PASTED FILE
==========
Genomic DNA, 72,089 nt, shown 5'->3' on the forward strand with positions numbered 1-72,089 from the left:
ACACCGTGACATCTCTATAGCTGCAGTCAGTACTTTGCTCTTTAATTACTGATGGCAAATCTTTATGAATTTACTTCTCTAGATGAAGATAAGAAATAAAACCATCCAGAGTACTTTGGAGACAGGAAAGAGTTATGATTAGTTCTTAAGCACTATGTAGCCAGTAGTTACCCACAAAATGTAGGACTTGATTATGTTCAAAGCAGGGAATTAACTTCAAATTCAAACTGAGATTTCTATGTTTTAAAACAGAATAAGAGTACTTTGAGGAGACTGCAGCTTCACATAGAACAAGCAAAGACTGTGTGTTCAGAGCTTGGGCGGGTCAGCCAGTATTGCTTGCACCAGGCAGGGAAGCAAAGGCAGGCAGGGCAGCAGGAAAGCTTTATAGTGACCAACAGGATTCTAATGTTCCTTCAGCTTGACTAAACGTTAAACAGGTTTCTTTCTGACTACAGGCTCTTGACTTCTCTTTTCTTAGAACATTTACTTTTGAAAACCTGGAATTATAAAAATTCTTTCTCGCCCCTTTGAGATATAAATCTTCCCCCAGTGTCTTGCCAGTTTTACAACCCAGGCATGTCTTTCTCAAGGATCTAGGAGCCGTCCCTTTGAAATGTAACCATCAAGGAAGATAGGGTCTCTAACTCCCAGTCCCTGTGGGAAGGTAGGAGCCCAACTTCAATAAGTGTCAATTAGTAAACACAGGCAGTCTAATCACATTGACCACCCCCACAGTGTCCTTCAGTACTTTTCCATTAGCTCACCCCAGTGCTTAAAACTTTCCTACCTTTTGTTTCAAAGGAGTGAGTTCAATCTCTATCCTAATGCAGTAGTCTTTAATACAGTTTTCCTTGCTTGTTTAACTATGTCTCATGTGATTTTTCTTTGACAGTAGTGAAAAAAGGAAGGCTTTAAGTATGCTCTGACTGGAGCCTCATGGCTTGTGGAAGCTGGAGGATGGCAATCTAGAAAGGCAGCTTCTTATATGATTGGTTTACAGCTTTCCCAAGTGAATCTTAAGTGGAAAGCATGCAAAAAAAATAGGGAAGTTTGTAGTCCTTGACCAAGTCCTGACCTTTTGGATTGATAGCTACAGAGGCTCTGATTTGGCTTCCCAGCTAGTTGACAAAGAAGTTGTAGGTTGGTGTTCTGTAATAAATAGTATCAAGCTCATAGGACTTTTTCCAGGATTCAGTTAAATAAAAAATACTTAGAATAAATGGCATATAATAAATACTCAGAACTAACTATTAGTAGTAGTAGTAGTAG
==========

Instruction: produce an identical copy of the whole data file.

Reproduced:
Genomic DNA, 72,089 nt, shown 5'->3' on the forward strand with positions numbered 1-72,089 from the left:
ACACCGTGACATCTCTATAGCTGCAGTCAGTACTTTGCTCTTTAATTACTGATGGCAAATCTTTATGAATTTACTTCTCTAGATGAAGATAAGAAATAAAACCATCCAGAGTACTTTGGAGACAGGAAAGAGTTATGATTAGTTCTTAAGCACTATGTAGCCAGTAGTTACCCACAAAATGTAGGACTTGATTATGTTCAAAGCAGGGAATTAACTTCAAATTCAAACTGAGATTTCTATGTTTTAAAACAGAATAAGAGTACTTTGAGGAGACTGCAGCTTCACATAGAACAAGCAAAGACTGTGTGTTCAGAGCTTGGGCGGGTCAGCCAGTATTGCTTGCACCAGGCAGGGAAGCAAAGGCAGGCAGGGCAGCAGGAAAGCTTTATAGTGACCAACAGGATTCTAATGTTCCTTCAGCTTGACTAAACGTTAAACAGGTTTCTTTCTGACTACAGGCTCTTGACTTCTCTTTTCTTAGAACATTTACTTTTGAAAACCTGGAATTATAAAAATTCTTTCTCGCCCCTTTGAGATATAAATCTTCCCCCAGTGTCTTGCCAGTTTTACAACCCAGGCATGTCTTTCTCAAGGATCTAGGAGCCGTCCCTTTGAAATGTAACCATCAAGGAAGATAGGGTCTCTAACTCCCAGTCCCTGTGGGAAGGTAGGAGCCCAACTTCAATAAGTGTCAATTAGTAAACACAGGCAGTCTAATCACATTGACCACCCCCACAGTGTCCTTCAGTACTTTTCCATTAGCTCACCCCAGTGCTTAAAACTTTCCTACCTTTTGTTTCAAAGGAGTGAGTTCAATCTCTATCCTAATGCAGTAGTCTTTAATACAGTTTTCCTTGCTTGTTTAACTATGTCTCATGTGATTTTTCTTTGACAGTAGTGAAAAAAGGAAGGCTTTAAGTATGCTCTGACTGGAGCCTCATGGCTTGTGGAAGCTGGAGGATGGCAATCTAGAAAGGCAGCTTCTTATATGATTGGTTTACAGCTTTCCCAAGTGAATCTTAAGTGGAAAGCATGCAAAAAAAATAGGGAAGTTTGTAGTCCTTGACCAAGTCCTGACCTTTTGGATTGATAGCTACAGAGGCTCTGATTTGGCTTCCCAGCTAGTTGACAAAGAAGTTGTAGGTTGGTGTTCTGTAATAAATAGTATCAAGCTCATAGGACTTTTTCCAGGATTCAGTTAAATAAAAAATACTTAGAATAAATGGCATATAATAAATACTCAGAACTAACTATTAGTAGTAGTAGTAGTAG